The New Testament is full of paradoxes:
- When you are weak you are strong (2 Corinthians 12:10).
- The way to get is to give (2 Corinthians 9:6).
- The one who loses his life gains it (Matthew 10:39).
- The way to become great is by being a servant (Mark 10:43-45).
- The last will be first and the first will be last (Matthew 19:30).
In his second letter to the Corinthians, the apostle Paul shares another anomaly for those who walk with God: There is an upside to down times. This is a truth Paul discovered while walking through some very difficult circumstances.
We don’t want you in the dark, friends, about how hard it was when all this came down on us in Asia province. It was so bad we didn’t think we were going to make it. We felt like we’d been sent to death row, that it was all over for us. As it turned out, it was the best thing that could have happened. Instead of trusting in our own strength or wits to get out of it, we were forced to trust God totally—not a bad idea since he’s the God who raises the dead! And he did it, rescued us from certain doom. And he’ll do it again, rescuing us as many times as we need rescuing. (2 Corinthians 1:8-10 The Message)
What happened to Paul in the province of Asia? Was there an attempt on his life? Did he suffer some punishing malady? No one knows for sure. What we do know is that Paul said, “it was the best thing that could have happened.” Why? Because God used the trying time to deepen Paul’s faith.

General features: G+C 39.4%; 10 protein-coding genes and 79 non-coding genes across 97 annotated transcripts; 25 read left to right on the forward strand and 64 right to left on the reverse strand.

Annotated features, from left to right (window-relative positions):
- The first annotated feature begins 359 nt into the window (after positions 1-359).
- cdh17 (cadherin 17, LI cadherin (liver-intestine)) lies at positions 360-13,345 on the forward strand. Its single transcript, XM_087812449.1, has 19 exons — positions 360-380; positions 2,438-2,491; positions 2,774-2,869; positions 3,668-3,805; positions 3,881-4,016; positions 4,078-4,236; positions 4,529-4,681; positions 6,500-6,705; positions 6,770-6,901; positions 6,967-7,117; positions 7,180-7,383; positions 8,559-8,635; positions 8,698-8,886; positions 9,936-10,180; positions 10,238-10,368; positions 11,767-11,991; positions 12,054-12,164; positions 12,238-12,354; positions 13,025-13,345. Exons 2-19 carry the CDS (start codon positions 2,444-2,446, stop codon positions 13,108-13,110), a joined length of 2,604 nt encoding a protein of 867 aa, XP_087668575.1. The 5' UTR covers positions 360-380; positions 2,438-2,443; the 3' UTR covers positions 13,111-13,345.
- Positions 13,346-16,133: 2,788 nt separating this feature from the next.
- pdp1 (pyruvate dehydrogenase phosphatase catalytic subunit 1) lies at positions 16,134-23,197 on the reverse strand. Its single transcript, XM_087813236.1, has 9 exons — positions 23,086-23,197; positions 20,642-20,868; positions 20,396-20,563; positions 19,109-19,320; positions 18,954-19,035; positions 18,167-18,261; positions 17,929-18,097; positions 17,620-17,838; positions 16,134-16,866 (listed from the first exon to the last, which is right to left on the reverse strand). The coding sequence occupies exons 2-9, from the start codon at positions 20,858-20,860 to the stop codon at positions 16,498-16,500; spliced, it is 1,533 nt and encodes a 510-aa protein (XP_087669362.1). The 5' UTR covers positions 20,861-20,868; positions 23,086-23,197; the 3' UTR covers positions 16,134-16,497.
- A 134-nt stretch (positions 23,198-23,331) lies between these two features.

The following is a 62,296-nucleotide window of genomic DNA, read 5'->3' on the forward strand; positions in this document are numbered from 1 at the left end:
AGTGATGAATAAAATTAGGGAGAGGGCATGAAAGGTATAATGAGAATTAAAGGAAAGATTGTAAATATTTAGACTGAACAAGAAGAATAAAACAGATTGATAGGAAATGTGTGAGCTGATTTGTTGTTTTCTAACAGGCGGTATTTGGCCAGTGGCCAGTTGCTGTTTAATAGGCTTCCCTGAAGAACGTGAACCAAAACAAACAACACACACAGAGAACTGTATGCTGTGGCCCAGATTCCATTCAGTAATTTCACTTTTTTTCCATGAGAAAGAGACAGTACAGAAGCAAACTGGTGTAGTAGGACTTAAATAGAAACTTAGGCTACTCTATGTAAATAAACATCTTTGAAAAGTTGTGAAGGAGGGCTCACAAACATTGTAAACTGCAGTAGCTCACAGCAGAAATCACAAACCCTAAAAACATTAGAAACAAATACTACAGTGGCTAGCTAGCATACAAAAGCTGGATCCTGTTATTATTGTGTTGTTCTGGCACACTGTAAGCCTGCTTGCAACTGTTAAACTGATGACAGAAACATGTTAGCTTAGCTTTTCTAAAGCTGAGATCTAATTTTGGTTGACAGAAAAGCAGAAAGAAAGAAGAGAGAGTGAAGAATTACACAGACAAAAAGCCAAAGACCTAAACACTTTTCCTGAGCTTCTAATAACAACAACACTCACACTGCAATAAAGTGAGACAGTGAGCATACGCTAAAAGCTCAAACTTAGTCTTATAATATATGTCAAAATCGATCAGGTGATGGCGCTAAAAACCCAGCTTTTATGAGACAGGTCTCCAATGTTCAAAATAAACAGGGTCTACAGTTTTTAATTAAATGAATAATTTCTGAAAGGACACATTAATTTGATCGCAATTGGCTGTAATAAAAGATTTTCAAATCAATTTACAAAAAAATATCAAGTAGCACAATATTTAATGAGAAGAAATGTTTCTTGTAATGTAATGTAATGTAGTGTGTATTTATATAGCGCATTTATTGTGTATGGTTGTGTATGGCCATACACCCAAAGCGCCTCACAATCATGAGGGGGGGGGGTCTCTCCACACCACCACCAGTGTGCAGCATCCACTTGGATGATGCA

As Paul trusted God, he discovered that God (who raises the dead) would employ that power to rescue him again and again—as many times as he needed rescuing.
Where are you experiencing a "downer" in life? There is an upside to it. Like Paul you can say, “it was the best thing that could have happened.” This change in perspective occurs as you learn to trust that God really is working in your life in the midst of your challenge.
Sometimes it is hard to think of God at work when difficulties arrive. Anxiety, like some swashbuckling pirate, is making too much noise. But Spurgeon is right, "anxiety . . . only empties today of it's strengths." My task is not necessarily to fight the anxious thought, but to look to God through all the dust of emotions, to learn to rest in the fact that is there and that he is at work on my behalf -- because he is!
Here's an idea. Why not take something on your desk or work space and turn it upside down today as your reminder that God promises to bring an upside to your down times.
He has that kind of power. He loves you that much.